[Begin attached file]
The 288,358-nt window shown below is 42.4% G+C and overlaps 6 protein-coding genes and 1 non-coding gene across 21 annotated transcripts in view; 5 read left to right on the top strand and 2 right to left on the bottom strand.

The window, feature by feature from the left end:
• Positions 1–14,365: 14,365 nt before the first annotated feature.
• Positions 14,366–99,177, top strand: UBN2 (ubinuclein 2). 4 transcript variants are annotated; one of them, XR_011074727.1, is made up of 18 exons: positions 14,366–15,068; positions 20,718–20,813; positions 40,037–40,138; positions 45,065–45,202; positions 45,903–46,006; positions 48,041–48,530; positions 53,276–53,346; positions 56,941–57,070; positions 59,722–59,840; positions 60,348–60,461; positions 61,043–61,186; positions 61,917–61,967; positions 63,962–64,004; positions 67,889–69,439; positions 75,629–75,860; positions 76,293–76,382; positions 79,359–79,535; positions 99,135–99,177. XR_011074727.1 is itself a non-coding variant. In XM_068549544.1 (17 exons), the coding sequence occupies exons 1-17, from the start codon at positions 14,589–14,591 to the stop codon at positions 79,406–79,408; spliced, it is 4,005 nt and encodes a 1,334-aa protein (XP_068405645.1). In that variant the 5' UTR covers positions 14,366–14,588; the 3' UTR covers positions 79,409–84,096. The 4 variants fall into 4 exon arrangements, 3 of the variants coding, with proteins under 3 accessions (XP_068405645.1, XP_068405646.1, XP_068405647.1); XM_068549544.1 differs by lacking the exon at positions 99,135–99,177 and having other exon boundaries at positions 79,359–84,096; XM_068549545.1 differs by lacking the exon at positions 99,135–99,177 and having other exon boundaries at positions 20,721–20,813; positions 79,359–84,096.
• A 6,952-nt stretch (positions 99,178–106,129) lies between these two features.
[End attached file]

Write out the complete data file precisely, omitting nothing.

The 288,358-nt window shown below is 42.4% G+C and overlaps 6 protein-coding genes and 1 non-coding gene across 21 annotated transcripts in view; 5 read left to right on the top strand and 2 right to left on the bottom strand.

The window, feature by feature from the left end:
• Positions 1–14,365: 14,365 nt before the first annotated feature.
• Positions 14,366–99,177, top strand: UBN2 (ubinuclein 2). 4 transcript variants are annotated; one of them, XR_011074727.1, is made up of 18 exons: positions 14,366–15,068; positions 20,718–20,813; positions 40,037–40,138; positions 45,065–45,202; positions 45,903–46,006; positions 48,041–48,530; positions 53,276–53,346; positions 56,941–57,070; positions 59,722–59,840; positions 60,348–60,461; positions 61,043–61,186; positions 61,917–61,967; positions 63,962–64,004; positions 67,889–69,439; positions 75,629–75,860; positions 76,293–76,382; positions 79,359–79,535; positions 99,135–99,177. XR_011074727.1 is itself a non-coding variant. In XM_068549544.1 (17 exons), the coding sequence occupies exons 1-17, from the start codon at positions 14,589–14,591 to the stop codon at positions 79,406–79,408; spliced, it is 4,005 nt and encodes a 1,334-aa protein (XP_068405645.1). In that variant the 5' UTR covers positions 14,366–14,588; the 3' UTR covers positions 79,409–84,096. The 4 variants fall into 4 exon arrangements, 3 of the variants coding, with proteins under 3 accessions (XP_068405645.1, XP_068405646.1, XP_068405647.1); XM_068549544.1 differs by lacking the exon at positions 99,135–99,177 and having other exon boundaries at positions 79,359–84,096; XM_068549545.1 differs by lacking the exon at positions 99,135–99,177 and having other exon boundaries at positions 20,721–20,813; positions 79,359–84,096.
• A 6,952-nt stretch (positions 99,178–106,129) lies between these two features.